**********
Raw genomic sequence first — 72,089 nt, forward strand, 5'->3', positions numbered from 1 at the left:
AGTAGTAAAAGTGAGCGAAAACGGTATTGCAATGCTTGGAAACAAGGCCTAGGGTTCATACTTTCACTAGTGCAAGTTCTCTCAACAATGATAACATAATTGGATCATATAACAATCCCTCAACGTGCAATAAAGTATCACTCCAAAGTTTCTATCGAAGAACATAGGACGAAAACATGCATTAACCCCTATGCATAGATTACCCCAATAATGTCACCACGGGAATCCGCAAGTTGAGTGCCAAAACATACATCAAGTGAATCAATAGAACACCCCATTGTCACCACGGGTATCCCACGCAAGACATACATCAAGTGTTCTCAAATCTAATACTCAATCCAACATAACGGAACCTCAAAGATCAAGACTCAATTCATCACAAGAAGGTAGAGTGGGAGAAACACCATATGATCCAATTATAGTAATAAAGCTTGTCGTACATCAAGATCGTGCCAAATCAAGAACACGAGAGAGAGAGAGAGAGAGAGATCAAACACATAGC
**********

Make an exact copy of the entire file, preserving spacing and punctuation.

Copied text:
Raw genomic sequence first — 72,089 nt, forward strand, 5'->3', positions numbered from 1 at the left:
AGTAGTAAAAGTGAGCGAAAACGGTATTGCAATGCTTGGAAACAAGGCCTAGGGTTCATACTTTCACTAGTGCAAGTTCTCTCAACAATGATAACATAATTGGATCATATAACAATCCCTCAACGTGCAATAAAGTATCACTCCAAAGTTTCTATCGAAGAACATAGGACGAAAACATGCATTAACCCCTATGCATAGATTACCCCAATAATGTCACCACGGGAATCCGCAAGTTGAGTGCCAAAACATACATCAAGTGAATCAATAGAACACCCCATTGTCACCACGGGTATCCCACGCAAGACATACATCAAGTGTTCTCAAATCTAATACTCAATCCAACATAACGGAACCTCAAAGATCAAGACTCAATTCATCACAAGAAGGTAGAGTGGGAGAAACACCATATGATCCAATTATAGTAATAAAGCTTGTCGTACATCAAGATCGTGCCAAATCAAGAACACGAGAGAGAGAGAGAGAGAGAGATCAAACACATAGC